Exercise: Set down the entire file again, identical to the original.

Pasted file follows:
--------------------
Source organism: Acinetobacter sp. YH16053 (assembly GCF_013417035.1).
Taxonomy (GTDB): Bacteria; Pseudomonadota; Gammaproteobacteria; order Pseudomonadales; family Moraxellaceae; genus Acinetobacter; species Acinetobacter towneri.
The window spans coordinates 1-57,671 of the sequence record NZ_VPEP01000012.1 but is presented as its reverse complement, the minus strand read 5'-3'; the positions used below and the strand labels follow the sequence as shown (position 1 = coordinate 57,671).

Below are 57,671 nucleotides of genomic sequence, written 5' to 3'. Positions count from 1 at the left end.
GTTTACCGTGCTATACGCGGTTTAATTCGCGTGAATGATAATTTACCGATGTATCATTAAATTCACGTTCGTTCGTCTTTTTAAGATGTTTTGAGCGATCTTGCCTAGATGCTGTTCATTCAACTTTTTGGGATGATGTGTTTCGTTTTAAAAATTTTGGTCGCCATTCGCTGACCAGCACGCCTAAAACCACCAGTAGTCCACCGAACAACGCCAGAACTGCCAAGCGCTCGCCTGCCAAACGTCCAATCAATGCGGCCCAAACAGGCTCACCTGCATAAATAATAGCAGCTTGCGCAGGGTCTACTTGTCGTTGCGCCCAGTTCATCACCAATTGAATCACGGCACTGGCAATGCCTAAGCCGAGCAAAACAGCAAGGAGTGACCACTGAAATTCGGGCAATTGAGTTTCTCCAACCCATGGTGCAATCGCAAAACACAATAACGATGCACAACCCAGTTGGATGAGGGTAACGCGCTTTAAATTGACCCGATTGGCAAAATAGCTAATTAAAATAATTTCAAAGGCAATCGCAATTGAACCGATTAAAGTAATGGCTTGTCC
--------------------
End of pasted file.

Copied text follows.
Source organism: Acinetobacter sp. YH16053 (assembly GCF_013417035.1).
Taxonomy (GTDB): Bacteria; Pseudomonadota; Gammaproteobacteria; order Pseudomonadales; family Moraxellaceae; genus Acinetobacter; species Acinetobacter towneri.
The window spans coordinates 1-57,671 of the sequence record NZ_VPEP01000012.1 but is presented as its reverse complement, the minus strand read 5'-3'; the positions used below and the strand labels follow the sequence as shown (position 1 = coordinate 57,671).

Below are 57,671 nucleotides of genomic sequence, written 5' to 3'. Positions count from 1 at the left end.
GTTTACCGTGCTATACGCGGTTTAATTCGCGTGAATGATAATTTACCGATGTATCATTAAATTCACGTTCGTTCGTCTTTTTAAGATGTTTTGAGCGATCTTGCCTAGATGCTGTTCATTCAACTTTTTGGGATGATGTGTTTCGTTTTAAAAATTTTGGTCGCCATTCGCTGACCAGCACGCCTAAAACCACCAGTAGTCCACCGAACAACGCCAGAACTGCCAAGCGCTCGCCTGCCAAACGTCCAATCAATGCGGCCCAAACAGGCTCACCTGCATAAATAATAGCAGCTTGCGCAGGGTCTACTTGTCGTTGCGCCCAGTTCATCACCAATTGAATCACGGCACTGGCAATGCCTAAGCCGAGCAAAACAGCAAGGAGTGACCACTGAAATTCGGGCAATTGAGTTTCTCCAACCCATGGTGCAATCGCAAAACACAATAACGATGCACAACCCAGTTGGATGAGGGTAACGCGCTTTAAATTGACCCGATTGGCAAAATAGCTAATTAAAATAATTTCAAAGGCAATCGCAATTGAACCGATTAAAGTAATGGCTTGTCC